In a nineteen ninety-nine two letter to Senator George Mitchell, Daniel Patrick Moynihan wrote that health care costs suffered from “Baumol’s cost disease.” “Baumol’s cost disease” refers to William Baumol’s description of how labor costs and public services always increase in costs even though they never increase in productivity, since they cannot be measured quantitatively. Moynihan paraphrased Baumol’s point: health care costs are “a class of services plagued by cumulative and persistent rises in costs at a rate which normally exceeds to a significant degree the corresponding rate of increase for commodities generally.”
In his essay “Death and Budgets,” (July 15, 2011) David Brooks argues that the fiscal crisis and fight over raising the debt ceiling “is driven largely by health care costs.” In his piece he takes a narrow and strange turn when he identifies the cause of the current fiscal crisis as a consequence of the expensive costs of providing care for people who are sick and approaching death.
Of course, health care costs overall contribute to our financial ill health. But the blame for the fiscal crisis (“debt ceiling mess”) we are in can be placed on both the Democrats and the Republicans and their unwillingness to deny some of the demands of their constituencies. The Democrats support health care for those who cannot afford their own insurance or care through medicare and medicaid. They pursue this worthy goal, but ignore the reality of how costly it is. And they seem ignorant of Moynihan’s point that no matter what health care costs will always rise and that some cuts in medicare and medicaid are inescapable.
Against the wishes of many liberal Democrats, President Obama, fortunately, has had the courage to confront the obvious and has offered to cut the growth of both plans. However, the obstacle to any reasonable changes in the way health care is delivered in the U. S. are the Republicans. All the Republicans want to do to hold down cost is enact tort reform, and push all Americans into the private insurance market, which would only further enrich big insurance companies while overwhelming the middle class with insurance premiums that they could not afford to pay.
It is clear that our system of free market health care that is driven by corporate interest has little to do with patients’ well being and nothing to do with slowing down the rate of medical costs. Indeed, the opposite is true.
The answer is a single payer system. Yet so far, Obama has done enough to push for such a system and the Republicans have succeeded in scaring too many Americans into believing that they would lose control over all their health care decisions if a single payer system were put in place. Of course, the real motive behind the Republicans' opposition to a government system of health care is it would undermine the existing for profit system that benefits the Republicans. Their corporate backers (pharmaceutical and insurance companies) and wealthy supporters, continue to flood Republican coffers with money to fight against practical and humane changes in the way health care is paid for.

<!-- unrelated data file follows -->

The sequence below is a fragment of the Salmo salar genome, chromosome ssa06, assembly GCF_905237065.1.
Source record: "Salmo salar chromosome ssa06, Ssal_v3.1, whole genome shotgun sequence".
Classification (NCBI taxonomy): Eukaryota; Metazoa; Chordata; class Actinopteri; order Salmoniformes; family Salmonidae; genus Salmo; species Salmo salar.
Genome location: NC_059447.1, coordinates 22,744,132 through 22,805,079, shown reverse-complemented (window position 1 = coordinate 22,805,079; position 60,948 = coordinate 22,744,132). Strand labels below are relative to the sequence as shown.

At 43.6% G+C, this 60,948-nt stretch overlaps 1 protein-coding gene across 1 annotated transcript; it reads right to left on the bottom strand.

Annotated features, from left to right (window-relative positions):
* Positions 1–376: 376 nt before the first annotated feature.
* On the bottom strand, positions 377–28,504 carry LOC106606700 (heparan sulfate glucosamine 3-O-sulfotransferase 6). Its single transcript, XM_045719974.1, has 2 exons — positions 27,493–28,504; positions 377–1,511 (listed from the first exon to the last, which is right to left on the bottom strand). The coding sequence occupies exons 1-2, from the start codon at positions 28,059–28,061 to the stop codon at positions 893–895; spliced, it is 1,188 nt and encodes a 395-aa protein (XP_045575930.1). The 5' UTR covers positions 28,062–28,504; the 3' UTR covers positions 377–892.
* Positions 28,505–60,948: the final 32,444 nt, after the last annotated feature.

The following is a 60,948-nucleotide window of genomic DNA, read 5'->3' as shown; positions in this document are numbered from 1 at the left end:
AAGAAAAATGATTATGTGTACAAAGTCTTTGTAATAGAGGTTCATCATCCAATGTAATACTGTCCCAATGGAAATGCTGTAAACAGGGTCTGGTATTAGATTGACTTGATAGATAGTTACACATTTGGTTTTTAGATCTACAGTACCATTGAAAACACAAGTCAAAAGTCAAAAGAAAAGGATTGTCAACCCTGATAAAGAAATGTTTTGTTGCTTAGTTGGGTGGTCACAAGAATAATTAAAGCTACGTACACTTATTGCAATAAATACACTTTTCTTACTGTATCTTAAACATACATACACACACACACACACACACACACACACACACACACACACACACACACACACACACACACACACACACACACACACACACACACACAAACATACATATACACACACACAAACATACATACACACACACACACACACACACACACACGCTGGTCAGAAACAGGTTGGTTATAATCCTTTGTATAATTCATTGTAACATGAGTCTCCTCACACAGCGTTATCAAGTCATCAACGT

Eliminating the insurance model of paying for health care by switching to a single payer system would not be enough to resolve the growing debt and deficit problems, even if such a system provided for significant savings in medical costs. More revenue from a variety of sources is also needed, something the Republicans refuse to consider.
Given the monomaniacal hatred of all taxes that possesses the minds of politicians such as Michele Bachman and Eric Cantor, who have terrified Republicans such as John Boehner into acceding to their deranged demands, the possibility of compromising on sensible ways to increase revenues as a part of any plan to reduce the deficit and debt has become next to impossible.
President Obama has proposed deep cuts in programs (Medicare, etc) to begin to lower the U. S. debt. He also proposed to close loopholes for corporations that are swimming in profits. Yet, the right has howled against these sensible ways to bring down the debt. They continue to attack Obama’s revenue ideas as “job killing” tax increases.
But this is exactly what needs to be done. In addition, Corporations, businesses, and public employers need to be relieved of the expense of paying for health care insurance for their workers, which is what a single payer system of health care would do. The money saved could be collected as taxes toward the single payer system and could amount to less than what is paid in insurance premiums, since the for profit middle men (insurance companies) would be eliminated.
Individuals could also pay a health tax as part of the payroll tax. Moreover, the ceiling after which income is not taxed as part of the payroll tax should be abolished. Then all would be assessed to the full extent of their income, making this tax progressive and fair. Finally, the uninsured, who mostly work in jobs that don’t provide health benefits and therefore don’t pay insurance premiums, could be covered, since their payroll taxes would be used to help pay for medical coverage.
Sadly, none of this can come to pass, because too many politicians are beholden to the insurance and pharmaceutical corporations and too many politicians are blinded by the myth that unregulated capitalism is the morally pure savior of economic liberty and happiness.